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A CEO's Guide to Emacs

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I stumbled over a very nice article by Josh Stella who wrote a motivational and introductional article about Emacs for non-programmers, namely C-level managers.

Josh wrote quite some cool lines about this wonderful tool. I just want to quote some of them to motivate you to read his blog posting. Emphasizing is added by me.

For those who haven't used Emacs, it's something you'll likely hate, but may love.
Once you grok Emacs, you realize that it's a thermonuclear toaster that can also serve as the engine for... well, just about anything you want to do with text. When you think about how much your computing life revolves around text, this is a rather bold statement. Bold, but true.
This may give the impression that Emacs is anachronistic or old-fashioned. It's not. It's powerful and timeless, but demands that you patiently understand it on its terms.
To me, Emacs feels like the future rather than the past. [...] Emacs persist as a useful tool when the latest trendy app is long forgotten.
I no longer decide what app to use for this or that thing. Instead, I just work. There is real power and efficiency to having a great tool and committing to it.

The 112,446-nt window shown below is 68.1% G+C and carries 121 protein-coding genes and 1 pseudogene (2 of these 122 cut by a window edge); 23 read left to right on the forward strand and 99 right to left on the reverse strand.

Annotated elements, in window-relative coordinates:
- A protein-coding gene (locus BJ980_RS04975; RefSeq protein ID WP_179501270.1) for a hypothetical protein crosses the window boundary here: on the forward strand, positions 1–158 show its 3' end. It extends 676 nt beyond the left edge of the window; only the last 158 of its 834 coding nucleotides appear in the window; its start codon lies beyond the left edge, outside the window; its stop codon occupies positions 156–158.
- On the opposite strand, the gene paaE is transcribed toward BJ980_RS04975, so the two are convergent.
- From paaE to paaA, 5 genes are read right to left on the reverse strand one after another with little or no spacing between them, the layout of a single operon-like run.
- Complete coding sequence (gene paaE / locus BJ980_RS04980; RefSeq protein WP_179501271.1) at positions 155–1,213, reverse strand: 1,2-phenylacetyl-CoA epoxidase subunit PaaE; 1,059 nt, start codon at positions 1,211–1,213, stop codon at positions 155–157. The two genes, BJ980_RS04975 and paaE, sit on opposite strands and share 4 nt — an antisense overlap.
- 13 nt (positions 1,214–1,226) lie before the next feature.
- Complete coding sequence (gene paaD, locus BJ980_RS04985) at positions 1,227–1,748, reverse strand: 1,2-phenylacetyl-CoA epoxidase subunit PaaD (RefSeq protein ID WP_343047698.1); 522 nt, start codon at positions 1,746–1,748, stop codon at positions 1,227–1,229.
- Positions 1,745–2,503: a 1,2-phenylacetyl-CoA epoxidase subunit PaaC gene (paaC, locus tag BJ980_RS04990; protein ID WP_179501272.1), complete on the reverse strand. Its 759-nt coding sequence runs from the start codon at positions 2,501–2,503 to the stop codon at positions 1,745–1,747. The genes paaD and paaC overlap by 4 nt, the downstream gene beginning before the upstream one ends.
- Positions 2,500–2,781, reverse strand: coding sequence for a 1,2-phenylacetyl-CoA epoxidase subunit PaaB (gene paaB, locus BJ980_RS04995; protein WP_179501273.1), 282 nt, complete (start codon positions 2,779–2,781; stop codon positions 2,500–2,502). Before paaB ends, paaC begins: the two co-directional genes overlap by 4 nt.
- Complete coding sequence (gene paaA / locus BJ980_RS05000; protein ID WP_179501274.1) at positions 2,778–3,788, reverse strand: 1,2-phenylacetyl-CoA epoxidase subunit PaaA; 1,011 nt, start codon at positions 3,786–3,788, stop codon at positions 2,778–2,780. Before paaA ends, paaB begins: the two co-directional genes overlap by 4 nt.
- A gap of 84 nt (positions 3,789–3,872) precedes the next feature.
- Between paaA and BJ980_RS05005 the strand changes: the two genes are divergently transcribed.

The third reason I find Emacs more advantageous than other environments is that it's easy to take all your stuff with you. [...] I've found this capability to be so useful that I dread dealing with Pages, GDocs, Office, or other kinds of files and applications that force me back into finding stuff somewhere on the filesystem or in the cloud.
Text files are the most long-lived format for computing. You easily can open a text file from 1970 in Emacs. That's not so true for Office applications. Text files are also nice and small - radically smaller than Office application data files. As a digital pack rat and as someone who makes lots of little notes as things pop into my head, having a simple, light, permanent collection of stuff that is always available is important to me.

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